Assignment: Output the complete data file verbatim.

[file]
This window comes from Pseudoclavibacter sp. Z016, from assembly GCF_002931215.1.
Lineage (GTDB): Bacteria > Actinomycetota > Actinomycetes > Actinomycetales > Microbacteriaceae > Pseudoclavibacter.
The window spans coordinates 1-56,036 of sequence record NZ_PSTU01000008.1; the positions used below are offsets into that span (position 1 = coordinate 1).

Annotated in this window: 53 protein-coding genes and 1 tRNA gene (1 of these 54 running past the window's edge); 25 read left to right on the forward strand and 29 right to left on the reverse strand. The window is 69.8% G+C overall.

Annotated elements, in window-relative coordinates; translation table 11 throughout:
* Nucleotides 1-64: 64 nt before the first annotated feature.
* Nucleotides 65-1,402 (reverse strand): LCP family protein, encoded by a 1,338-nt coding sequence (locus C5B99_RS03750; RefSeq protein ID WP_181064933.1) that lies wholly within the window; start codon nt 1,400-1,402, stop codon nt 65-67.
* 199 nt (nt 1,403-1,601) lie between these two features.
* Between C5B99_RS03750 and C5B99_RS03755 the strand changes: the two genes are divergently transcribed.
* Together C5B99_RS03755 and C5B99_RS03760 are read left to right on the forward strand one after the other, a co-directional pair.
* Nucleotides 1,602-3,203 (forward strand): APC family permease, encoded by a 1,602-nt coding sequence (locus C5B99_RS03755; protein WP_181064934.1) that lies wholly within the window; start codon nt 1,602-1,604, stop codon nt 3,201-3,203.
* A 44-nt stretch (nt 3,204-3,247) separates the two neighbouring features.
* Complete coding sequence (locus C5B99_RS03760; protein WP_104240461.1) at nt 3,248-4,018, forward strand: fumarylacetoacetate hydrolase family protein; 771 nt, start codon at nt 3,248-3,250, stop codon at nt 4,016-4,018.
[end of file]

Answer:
This window comes from Pseudoclavibacter sp. Z016, from assembly GCF_002931215.1.
Lineage (GTDB): Bacteria > Actinomycetota > Actinomycetes > Actinomycetales > Microbacteriaceae > Pseudoclavibacter.
The window spans coordinates 1-56,036 of sequence record NZ_PSTU01000008.1; the positions used below are offsets into that span (position 1 = coordinate 1).

Annotated in this window: 53 protein-coding genes and 1 tRNA gene (1 of these 54 running past the window's edge); 25 read left to right on the forward strand and 29 right to left on the reverse strand. The window is 69.8% G+C overall.

Annotated elements, in window-relative coordinates; translation table 11 throughout:
* Nucleotides 1-64: 64 nt before the first annotated feature.
* Nucleotides 65-1,402 (reverse strand): LCP family protein, encoded by a 1,338-nt coding sequence (locus C5B99_RS03750; RefSeq protein ID WP_181064933.1) that lies wholly within the window; start codon nt 1,400-1,402, stop codon nt 65-67.
* 199 nt (nt 1,403-1,601) lie between these two features.
* Between C5B99_RS03750 and C5B99_RS03755 the strand changes: the two genes are divergently transcribed.
* Together C5B99_RS03755 and C5B99_RS03760 are read left to right on the forward strand one after the other, a co-directional pair.
* Nucleotides 1,602-3,203 (forward strand): APC family permease, encoded by a 1,602-nt coding sequence (locus C5B99_RS03755; protein WP_181064934.1) that lies wholly within the window; start codon nt 1,602-1,604, stop codon nt 3,201-3,203.
* A 44-nt stretch (nt 3,204-3,247) separates the two neighbouring features.
* Complete coding sequence (locus C5B99_RS03760; protein WP_104240461.1) at nt 3,248-4,018, forward strand: fumarylacetoacetate hydrolase family protein; 771 nt, start codon at nt 3,248-3,250, stop codon at nt 4,016-4,018.